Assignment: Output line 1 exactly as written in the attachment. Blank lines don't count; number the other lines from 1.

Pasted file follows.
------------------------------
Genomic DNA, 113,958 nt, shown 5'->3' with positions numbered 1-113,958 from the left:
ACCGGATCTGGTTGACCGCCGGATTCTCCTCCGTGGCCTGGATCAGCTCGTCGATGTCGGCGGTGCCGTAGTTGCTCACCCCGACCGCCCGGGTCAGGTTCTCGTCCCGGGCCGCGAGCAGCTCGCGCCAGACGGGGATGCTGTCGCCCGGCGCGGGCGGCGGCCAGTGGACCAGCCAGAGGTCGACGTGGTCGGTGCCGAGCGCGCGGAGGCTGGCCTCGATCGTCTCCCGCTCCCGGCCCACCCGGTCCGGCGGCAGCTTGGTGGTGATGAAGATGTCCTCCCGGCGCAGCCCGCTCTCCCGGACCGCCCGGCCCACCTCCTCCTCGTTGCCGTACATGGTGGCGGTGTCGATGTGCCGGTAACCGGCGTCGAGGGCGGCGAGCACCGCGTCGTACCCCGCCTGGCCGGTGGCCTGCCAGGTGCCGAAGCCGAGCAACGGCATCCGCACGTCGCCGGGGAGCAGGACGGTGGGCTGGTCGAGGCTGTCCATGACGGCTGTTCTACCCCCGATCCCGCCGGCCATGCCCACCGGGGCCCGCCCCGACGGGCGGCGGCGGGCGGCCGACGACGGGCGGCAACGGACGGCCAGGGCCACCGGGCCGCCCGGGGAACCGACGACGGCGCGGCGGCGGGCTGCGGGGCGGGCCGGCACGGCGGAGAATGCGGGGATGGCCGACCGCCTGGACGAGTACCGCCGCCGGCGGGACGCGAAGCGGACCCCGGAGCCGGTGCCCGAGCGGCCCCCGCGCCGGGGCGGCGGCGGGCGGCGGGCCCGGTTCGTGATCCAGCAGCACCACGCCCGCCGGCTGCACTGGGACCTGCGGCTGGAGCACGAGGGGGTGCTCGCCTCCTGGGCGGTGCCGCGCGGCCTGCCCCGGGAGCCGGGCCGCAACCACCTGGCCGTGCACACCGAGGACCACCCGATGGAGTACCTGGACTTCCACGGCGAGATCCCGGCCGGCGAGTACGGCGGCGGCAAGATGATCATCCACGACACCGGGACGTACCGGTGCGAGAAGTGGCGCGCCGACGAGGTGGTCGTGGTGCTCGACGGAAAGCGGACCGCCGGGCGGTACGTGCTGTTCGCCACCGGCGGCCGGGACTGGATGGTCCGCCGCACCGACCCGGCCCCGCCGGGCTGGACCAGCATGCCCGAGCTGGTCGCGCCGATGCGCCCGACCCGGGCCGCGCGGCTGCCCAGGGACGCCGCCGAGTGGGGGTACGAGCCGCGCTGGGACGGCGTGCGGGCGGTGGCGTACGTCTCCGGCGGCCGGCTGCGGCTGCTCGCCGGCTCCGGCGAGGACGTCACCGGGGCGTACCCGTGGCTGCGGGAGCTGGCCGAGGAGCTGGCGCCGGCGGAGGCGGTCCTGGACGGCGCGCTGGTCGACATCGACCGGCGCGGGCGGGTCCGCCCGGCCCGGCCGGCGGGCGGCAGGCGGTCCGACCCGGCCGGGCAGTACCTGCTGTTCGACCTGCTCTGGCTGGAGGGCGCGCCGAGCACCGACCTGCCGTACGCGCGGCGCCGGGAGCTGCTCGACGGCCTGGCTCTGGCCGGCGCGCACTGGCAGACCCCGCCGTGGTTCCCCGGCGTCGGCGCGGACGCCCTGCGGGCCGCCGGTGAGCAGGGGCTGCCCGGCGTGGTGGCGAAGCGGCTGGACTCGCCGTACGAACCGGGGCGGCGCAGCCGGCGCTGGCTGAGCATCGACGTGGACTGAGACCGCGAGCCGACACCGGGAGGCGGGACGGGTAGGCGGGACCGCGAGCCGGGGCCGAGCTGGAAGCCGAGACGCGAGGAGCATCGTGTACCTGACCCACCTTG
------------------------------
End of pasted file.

Genomic DNA, 113,958 nt, shown 5'->3' with positions numbered 1-113,958 from the left: